“Stuff” or money?
The old gift registry debate—is it
impersonal to provide a preselected
list of “gifts”?—has been replaced by
a new one: does the couple ask for
gifts from the registry or contributions toward a honeymoon, house, or
(gulp) paying down student loan debt.
Registering for “wrappable” gifts can
be a lot of fun—browsing through
your favorite store with a scanning
gun that makes you feel like a superhero, or sitting with a laptop, clicking all the kitchen gadgets and throw
pillows—but if your apartment is a
studio, your cooking skills max out
at pouring cereal, you can’t imagine
ever needing a linen napkin (
mono-grammed or otherwise), and you’d
really like to go to Hawaii, money
might seem a lot more practical.
Linda Marx, for the New York
Times, claims in “Passing on Wed-
ding Gifts, Millennials Prefer Cash,”
while it was once considered tacky to
ask for money, younger generations
are changing the etiquette. “When it
comes to registering for gifts, a gen-
erational sea change has developed,
with more and more millennial cou-
ples asking their guests to consider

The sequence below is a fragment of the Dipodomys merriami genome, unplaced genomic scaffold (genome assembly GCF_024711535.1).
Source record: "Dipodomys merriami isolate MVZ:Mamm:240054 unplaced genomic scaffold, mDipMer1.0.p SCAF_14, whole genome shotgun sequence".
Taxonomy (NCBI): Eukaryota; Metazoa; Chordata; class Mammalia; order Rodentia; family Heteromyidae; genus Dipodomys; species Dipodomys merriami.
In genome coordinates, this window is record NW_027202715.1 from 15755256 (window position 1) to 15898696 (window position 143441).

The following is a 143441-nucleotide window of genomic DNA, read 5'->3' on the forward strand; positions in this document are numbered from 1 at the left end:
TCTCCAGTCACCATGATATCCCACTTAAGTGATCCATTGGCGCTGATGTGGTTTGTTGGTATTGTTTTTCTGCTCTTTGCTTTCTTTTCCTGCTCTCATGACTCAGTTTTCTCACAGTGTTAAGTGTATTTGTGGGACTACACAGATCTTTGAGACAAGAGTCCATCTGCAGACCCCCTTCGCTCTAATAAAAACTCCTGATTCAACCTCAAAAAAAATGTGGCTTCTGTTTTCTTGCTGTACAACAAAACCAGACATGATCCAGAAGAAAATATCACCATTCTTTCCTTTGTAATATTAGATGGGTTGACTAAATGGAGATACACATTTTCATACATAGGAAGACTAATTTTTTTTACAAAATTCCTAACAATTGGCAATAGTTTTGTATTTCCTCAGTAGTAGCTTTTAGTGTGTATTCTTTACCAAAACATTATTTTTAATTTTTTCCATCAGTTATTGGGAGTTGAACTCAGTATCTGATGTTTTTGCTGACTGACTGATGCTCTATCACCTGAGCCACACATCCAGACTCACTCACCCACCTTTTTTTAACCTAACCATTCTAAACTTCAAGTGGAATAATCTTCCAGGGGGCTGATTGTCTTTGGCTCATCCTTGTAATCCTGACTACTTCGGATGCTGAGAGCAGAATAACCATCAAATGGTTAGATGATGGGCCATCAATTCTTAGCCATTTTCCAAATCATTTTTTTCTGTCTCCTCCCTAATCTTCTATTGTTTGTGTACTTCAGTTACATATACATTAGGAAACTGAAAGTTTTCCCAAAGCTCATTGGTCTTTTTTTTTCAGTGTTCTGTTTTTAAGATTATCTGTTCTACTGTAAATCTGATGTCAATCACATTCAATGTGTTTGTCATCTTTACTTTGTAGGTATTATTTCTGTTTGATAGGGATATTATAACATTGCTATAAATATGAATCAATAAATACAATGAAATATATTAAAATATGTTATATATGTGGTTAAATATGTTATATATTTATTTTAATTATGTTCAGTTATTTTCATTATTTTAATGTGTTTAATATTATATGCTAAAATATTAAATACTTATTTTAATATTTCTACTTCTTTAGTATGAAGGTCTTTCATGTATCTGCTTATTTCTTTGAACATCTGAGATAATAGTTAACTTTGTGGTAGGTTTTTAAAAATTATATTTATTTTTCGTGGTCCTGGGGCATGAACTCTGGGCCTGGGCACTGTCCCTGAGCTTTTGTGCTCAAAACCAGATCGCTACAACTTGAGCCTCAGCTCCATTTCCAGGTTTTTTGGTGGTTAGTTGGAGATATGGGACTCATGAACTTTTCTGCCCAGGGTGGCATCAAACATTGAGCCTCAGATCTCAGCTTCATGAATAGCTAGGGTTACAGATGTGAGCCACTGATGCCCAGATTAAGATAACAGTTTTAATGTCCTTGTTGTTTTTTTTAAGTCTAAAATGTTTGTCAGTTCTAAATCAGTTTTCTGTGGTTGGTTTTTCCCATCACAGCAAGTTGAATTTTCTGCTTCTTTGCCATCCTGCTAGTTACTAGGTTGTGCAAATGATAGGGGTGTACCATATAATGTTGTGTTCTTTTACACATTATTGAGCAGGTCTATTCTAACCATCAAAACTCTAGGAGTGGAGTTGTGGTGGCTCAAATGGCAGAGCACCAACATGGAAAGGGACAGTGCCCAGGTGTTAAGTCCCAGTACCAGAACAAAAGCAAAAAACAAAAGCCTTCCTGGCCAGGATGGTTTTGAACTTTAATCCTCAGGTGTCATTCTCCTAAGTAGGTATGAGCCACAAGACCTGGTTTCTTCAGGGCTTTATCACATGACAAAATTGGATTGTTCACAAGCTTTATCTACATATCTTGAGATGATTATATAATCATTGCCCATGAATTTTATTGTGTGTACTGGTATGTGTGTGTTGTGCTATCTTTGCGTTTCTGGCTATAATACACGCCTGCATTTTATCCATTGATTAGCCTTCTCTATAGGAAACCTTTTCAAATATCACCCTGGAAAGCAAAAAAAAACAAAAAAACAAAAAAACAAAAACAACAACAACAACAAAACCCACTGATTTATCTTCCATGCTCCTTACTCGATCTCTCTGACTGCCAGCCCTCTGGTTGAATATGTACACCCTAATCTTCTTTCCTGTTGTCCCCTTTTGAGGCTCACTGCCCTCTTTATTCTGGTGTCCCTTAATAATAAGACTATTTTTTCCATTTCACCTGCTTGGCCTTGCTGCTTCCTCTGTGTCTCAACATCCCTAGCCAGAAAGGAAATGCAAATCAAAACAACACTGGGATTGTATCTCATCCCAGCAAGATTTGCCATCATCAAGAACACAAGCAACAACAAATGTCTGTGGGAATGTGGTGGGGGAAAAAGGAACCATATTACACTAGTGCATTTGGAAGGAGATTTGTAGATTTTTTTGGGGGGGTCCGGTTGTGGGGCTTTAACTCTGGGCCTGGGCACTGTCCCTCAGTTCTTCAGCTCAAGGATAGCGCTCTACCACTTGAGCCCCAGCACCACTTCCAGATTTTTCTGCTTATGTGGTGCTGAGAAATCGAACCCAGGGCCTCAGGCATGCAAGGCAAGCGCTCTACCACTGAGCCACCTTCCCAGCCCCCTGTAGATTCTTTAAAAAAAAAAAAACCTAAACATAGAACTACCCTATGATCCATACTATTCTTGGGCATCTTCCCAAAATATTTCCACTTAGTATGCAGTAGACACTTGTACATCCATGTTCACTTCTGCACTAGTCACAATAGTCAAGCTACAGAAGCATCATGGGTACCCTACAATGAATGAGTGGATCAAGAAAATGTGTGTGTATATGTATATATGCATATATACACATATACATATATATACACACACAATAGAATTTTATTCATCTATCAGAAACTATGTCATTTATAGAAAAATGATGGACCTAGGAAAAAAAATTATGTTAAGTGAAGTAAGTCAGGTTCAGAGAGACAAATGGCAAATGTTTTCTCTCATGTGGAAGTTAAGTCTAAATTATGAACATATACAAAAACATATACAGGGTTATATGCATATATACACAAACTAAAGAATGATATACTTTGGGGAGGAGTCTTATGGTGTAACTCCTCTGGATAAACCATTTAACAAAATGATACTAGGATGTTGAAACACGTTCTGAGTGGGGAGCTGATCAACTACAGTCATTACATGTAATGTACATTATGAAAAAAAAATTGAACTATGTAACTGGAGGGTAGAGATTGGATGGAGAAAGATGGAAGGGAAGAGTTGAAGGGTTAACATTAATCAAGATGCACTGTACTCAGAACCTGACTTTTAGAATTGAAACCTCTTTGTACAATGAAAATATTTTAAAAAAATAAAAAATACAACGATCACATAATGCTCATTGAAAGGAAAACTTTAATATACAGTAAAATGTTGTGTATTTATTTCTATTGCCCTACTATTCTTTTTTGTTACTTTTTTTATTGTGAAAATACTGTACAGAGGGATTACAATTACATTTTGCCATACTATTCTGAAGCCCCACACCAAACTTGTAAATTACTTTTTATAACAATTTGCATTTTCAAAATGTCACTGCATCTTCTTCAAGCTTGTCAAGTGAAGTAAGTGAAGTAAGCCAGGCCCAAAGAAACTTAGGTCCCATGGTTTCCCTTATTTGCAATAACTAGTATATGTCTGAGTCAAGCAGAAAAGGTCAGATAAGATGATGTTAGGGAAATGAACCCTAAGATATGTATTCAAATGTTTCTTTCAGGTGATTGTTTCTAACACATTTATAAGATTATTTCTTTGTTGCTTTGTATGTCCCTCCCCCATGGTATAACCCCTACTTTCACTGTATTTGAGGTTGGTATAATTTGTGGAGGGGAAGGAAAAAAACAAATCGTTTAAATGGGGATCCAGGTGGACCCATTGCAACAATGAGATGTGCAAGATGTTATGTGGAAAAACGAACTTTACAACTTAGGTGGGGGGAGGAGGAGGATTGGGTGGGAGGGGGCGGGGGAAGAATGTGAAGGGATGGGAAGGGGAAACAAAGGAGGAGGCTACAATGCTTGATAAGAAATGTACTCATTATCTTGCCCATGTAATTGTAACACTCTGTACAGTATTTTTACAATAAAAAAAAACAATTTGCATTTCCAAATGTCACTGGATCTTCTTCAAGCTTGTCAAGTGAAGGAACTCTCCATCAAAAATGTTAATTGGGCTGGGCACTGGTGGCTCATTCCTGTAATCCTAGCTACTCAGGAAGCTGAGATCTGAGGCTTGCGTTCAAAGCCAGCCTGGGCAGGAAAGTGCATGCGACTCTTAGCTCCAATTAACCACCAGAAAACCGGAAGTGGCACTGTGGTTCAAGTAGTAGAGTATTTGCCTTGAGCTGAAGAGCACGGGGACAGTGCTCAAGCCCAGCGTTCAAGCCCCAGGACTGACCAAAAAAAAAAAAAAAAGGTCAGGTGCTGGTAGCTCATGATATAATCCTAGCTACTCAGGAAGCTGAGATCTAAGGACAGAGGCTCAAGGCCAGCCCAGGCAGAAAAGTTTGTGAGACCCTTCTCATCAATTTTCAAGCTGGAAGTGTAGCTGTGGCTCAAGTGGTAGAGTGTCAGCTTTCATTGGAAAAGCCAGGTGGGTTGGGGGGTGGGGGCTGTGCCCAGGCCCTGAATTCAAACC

holding the gravy ladles and shelving
the dishes in favor of gifts of a very
different sort,” says Marx, who says
they prefer “cash, home-repair gift
cards, and lavish honeymoon experi-
But it’s not just twentysomethings
who don’t want crystal and china.
Couples who get married later in
life may already have all they need—
hutches and silverware drawers are
full, houses are furnished, and walls
are decorated. So, gifting an experi-
ence may be more appreciated. Many
registry websites have buttons guests
can click to fund honeymoon trips:
e.g., they can buy the newlyweds a
whale watch tour, a salsa dancing les-
son, or tickets to a show.
As Marx says, “The wedding-gift
concept has morphed into doing
what makes the couple happy.” That
may mean a new blender, or not.
Whatever you choose, remember
your manners. Give guests different
price options, so those with less disposable income can still contribute.
And, if Aunt Gert gives you a slow
cooker you didn’t ask for, tell her it’s
just what you needed, and try making
some chili cheese dip in it. You’ll never be sorry you did.
Rebecca Cuthbert lives, writes, and cares
for shelter dogs in Dunkirk. She is a frequent contributor to Buffalo Spree and